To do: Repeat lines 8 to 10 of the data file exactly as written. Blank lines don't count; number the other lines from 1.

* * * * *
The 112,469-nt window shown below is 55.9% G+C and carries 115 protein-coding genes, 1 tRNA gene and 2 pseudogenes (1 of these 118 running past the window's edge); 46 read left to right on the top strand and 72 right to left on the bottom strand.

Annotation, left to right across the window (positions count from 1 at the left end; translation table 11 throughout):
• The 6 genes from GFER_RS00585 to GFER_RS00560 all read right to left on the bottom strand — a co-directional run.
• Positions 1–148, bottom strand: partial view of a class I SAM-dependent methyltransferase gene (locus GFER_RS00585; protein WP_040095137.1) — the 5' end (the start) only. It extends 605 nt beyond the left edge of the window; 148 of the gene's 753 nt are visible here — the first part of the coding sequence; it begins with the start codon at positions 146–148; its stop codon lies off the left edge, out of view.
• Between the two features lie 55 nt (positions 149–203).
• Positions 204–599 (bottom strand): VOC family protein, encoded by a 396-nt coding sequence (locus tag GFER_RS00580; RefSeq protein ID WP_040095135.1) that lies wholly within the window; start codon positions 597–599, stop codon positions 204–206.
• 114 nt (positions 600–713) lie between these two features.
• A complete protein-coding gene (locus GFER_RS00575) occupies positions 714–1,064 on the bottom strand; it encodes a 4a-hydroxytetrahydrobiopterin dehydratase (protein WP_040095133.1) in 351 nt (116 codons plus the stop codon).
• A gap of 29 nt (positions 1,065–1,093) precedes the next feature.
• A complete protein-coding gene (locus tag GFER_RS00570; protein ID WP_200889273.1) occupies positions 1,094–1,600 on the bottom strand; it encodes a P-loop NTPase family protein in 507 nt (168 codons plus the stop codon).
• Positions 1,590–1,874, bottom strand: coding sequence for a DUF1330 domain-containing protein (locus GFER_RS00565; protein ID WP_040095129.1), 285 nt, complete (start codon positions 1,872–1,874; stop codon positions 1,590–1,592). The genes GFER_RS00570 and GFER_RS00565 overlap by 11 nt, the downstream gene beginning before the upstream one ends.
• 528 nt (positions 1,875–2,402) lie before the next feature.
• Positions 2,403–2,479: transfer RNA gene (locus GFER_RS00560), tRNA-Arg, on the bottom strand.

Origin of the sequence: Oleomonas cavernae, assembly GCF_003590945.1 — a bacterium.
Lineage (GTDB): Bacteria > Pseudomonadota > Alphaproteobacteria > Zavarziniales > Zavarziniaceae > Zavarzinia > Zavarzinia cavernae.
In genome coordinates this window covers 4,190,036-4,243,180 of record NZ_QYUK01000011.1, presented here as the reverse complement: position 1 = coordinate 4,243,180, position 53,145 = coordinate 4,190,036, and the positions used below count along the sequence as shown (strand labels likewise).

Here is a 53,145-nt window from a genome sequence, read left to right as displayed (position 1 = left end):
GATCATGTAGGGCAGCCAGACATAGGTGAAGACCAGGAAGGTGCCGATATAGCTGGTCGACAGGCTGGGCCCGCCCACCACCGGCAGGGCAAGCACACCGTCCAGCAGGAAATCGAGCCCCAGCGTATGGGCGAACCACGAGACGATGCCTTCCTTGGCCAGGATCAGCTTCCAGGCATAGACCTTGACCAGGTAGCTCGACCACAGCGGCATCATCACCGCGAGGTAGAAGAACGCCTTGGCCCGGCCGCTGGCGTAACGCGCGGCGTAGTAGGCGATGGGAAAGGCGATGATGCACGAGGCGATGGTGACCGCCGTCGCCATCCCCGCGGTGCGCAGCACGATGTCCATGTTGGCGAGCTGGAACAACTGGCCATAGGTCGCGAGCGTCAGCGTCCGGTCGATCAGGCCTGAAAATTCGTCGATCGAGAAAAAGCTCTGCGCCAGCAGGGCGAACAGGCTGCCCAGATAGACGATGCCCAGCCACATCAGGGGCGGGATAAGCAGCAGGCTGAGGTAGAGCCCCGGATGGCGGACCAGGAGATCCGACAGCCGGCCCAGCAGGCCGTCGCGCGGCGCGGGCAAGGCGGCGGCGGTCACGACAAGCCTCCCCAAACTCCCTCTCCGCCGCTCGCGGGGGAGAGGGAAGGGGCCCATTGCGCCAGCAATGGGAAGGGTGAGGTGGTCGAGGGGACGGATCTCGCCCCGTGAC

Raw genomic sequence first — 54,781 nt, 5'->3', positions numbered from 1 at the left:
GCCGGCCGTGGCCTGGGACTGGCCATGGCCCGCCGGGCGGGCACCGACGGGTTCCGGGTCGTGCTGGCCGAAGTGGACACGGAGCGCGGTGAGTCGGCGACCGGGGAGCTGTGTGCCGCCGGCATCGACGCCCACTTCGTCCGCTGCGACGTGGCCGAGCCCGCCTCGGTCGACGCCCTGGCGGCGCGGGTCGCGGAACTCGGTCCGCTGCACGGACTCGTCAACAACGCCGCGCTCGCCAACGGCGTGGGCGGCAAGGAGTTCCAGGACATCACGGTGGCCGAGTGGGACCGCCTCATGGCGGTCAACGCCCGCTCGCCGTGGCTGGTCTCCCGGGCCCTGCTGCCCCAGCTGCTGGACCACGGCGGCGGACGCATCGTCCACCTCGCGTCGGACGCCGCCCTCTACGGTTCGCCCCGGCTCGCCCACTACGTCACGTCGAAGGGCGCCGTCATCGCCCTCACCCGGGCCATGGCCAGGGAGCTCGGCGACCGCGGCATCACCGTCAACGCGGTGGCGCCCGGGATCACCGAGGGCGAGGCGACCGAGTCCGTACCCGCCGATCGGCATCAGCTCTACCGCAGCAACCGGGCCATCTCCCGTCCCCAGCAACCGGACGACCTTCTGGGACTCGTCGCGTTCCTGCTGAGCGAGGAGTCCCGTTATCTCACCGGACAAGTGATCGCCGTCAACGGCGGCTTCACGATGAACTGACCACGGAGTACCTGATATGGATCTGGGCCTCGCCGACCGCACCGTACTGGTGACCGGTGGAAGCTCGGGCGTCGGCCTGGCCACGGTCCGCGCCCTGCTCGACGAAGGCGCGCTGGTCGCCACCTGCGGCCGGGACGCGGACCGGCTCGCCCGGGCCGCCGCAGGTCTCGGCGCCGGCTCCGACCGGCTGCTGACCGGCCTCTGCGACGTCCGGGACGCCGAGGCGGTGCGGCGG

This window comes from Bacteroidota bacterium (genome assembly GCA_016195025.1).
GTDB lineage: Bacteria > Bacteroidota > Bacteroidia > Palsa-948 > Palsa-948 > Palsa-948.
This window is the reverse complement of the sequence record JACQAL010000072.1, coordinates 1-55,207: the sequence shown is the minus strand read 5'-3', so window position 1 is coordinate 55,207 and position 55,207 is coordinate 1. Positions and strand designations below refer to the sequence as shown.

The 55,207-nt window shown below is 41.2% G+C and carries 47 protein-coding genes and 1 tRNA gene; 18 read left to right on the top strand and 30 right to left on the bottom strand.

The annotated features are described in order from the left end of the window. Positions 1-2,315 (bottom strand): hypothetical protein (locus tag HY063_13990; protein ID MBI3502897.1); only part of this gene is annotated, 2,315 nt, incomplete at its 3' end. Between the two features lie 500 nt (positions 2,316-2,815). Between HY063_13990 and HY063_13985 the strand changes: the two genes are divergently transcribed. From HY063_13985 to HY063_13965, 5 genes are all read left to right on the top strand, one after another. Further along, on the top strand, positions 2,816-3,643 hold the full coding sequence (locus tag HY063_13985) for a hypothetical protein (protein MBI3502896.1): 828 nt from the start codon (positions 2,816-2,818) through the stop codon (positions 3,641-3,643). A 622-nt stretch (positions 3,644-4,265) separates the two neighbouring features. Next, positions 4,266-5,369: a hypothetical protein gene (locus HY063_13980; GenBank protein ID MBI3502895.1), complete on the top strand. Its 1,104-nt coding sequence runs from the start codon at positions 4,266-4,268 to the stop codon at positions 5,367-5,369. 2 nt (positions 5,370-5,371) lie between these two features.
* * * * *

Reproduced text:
• A complete protein-coding gene (locus GFER_RS00575) occupies positions 714–1,064 on the bottom strand; it encodes a 4a-hydroxytetrahydrobiopterin dehydratase (protein WP_040095133.1) in 351 nt (116 codons plus the stop codon).
• A gap of 29 nt (positions 1,065–1,093) precedes the next feature.
• A complete protein-coding gene (locus tag GFER_RS00570; protein ID WP_200889273.1) occupies positions 1,094–1,600 on the bottom strand; it encodes a P-loop NTPase family protein in 507 nt (168 codons plus the stop codon).